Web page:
Olivenhoutbosch housing development in extension 27. The writer says mayor Solly Msimanga and premier David Makhura have a housing problem of gigantic proportions.Picture: Bongani Shilubane/ANA
Olivenhoutbosch housing development in extension 27. The writer says mayor Solly Msimanga and premier David Makhura have a housing problem of gigantic proportions.Picture: Bongani Shilubane/ANA

Hitting a brick wall over housing

By Kennedy Mudzuli Time of article published Apr 23, 2018

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IT IS is safe to say that mayor Solly Msimanga and premier David Makhura have a housing problem of gigantic proportions on their hands in Olievenhoutbosch.

Tshwane and the provincial government, long before the municipality changed hands, planned to relocate residents from the dolomitic Mooiplaas informal settlement in Centurion. A new RDP development was conceived at Extension 27 in Olievenhoutbosch for the residents.

But rubber bullets and teargas flew in Olievenhoutbosch when the then ANC government attempted to relocate the Mooiplaas residents to the new houses.

Their new neighbours just would not have people coming from another area to occupy the houses, while they, too, had been on the housing list since the 1990s. The City at the time suspended the relocation pending the conclusion of a whole lot of processes, including consultation.

Now the Msimanga administration and provincial government find themselves entangled in the same mess. It is in fact double the trouble this time, as people in Olievenhoutbosch have since helped themselves to the houses.

An application to evict them is before the high court, but the occupants of the houses have made their stance very clear: they will not move, no matter what. They have also threatened that should their Mooiplaas counterparts occupy the houses, Msimanga and Makhura will collect corpses from the area every morning.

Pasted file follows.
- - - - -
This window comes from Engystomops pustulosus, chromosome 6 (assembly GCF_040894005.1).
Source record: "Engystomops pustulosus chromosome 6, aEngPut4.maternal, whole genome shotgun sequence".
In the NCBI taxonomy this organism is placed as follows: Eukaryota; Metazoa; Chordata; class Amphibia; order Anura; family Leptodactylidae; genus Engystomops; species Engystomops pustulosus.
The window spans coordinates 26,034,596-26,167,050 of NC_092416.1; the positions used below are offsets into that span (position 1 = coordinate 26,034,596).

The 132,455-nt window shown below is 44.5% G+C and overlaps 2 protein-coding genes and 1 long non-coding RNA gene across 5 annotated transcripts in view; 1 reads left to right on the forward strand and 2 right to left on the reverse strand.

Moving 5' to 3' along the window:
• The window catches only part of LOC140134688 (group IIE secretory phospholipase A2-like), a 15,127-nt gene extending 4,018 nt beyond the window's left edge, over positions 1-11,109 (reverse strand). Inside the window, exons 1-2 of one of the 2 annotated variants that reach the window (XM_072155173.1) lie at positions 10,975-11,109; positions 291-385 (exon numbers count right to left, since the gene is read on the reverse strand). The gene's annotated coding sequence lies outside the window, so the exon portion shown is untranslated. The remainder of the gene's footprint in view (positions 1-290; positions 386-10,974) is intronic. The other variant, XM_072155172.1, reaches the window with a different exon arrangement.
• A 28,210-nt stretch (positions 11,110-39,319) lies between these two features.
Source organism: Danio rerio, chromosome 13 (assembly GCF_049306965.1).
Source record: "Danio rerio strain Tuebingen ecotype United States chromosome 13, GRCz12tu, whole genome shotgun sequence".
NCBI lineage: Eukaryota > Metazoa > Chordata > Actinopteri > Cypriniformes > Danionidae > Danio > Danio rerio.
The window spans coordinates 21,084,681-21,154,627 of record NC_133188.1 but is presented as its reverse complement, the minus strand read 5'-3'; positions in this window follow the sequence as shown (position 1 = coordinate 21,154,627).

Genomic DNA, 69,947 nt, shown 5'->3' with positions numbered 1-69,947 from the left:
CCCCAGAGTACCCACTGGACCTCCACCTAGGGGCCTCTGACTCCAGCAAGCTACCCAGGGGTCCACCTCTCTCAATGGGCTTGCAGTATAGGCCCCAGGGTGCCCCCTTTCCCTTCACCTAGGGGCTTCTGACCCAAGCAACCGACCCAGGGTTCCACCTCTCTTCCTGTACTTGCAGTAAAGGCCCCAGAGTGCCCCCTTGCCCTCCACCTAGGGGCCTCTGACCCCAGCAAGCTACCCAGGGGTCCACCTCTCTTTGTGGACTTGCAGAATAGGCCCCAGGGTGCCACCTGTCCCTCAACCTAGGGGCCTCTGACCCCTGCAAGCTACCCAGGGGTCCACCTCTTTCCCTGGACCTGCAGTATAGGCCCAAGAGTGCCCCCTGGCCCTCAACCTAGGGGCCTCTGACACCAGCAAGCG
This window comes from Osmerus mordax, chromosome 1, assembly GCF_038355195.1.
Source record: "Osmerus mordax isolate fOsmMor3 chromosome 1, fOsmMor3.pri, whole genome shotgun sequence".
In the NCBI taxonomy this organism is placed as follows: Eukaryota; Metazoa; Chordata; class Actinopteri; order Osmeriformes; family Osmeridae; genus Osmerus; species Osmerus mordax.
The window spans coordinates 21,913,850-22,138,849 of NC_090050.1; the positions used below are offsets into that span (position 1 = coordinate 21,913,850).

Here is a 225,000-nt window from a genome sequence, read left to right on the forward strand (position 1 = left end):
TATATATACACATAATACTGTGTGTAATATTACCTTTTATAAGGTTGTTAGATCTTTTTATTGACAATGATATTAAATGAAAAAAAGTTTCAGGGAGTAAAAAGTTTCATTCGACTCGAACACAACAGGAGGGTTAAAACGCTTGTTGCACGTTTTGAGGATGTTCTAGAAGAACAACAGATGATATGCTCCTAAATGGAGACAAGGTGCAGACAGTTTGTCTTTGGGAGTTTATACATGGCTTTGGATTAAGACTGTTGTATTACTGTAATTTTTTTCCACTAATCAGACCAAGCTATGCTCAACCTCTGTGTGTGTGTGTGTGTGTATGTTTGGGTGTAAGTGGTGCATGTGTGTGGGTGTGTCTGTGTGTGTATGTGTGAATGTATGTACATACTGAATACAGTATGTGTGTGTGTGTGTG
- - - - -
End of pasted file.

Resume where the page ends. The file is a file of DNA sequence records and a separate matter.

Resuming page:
The situation is so tense that those in Olievenhoutbosch who work or do business in the wealthier Centurion region leave work early to go and protect “their” houses, fearing that an eviction could happen when they are not home.

Makhura and Msimanga earlier this month promised that the Mooiplaas relocation was imminent and that an agreement had been reached with community leaders in Olievenhoutbosch for the process to unfold peacefully and the two groups to live together in harmony.

However, in Olievenhoutbosch, the residents were quick to dismiss that, saying there had been no agreement.

In fact, they stated they were tired of waiting for houses and intended staying in Extension 27, come rain or shine.

And when the application for their eviction was postponed in the high court the other day, they had come out in large numbers “carrying” the same message.

During the State of the Capital address, Msimanga told the special council that the ANC promised people of both Olievenhoutbosch and Mooi-plaas the same set of houses while campaigning ahead of the 2016 municipal polls. This, according to him, caused the impasse that was proving difficult to untangle. Msimanga also blamed ANC councillors for sowing divisions in the affected communities.

He pleaded with Olievenhoutbosch leaders to do the right thing so that the houses could be allocated to the rightful beneficiaries. But that fell on deaf ears, and the occupants have reiterated their defiance.

Days later, ANC Tshwane leader Mapiti Matsena denied that both communities were promised the same set of houses. He urged the City and province to resolve the situation as soon as possible. Tshwane, like the rest of the country, sits with a massive housing backlog, attributed largely to in-migration as people from previously disadvantaged areas seek better economic activities in big cities.

As matters stand, Msimanga and Makhura have hit a brick wall - they are stranded in the middle of a community that must be moved from a dolomitic area, another desperate for houses that will help itself to any that’s available, as well as the law that requires them to provide alternative accommodation before evicting people. Sooner or later, something will have to give.

It will require the wisdom of the honourable men and women of the robe in the high court to resolve the dispute.

Meanwhile, the feared and des- tructive bullet-and-teargas style of eviction is edging closer to reality in Olievenhoutbosch.

The sad truth is that for every Thembelihle Village, the new housing project in the CBD launched last week, there is another that is in dispute, desperate people grabbing land to build shacks, homeless and backyard dwellers needing housing, and hundreds of thousands of beneficiaries on the waiting list.

Msimanga and Makhura have a constitutional duty to serve them all.

Mudzuli is the Pretoria News assistant editor. He writes in his personal capacity.

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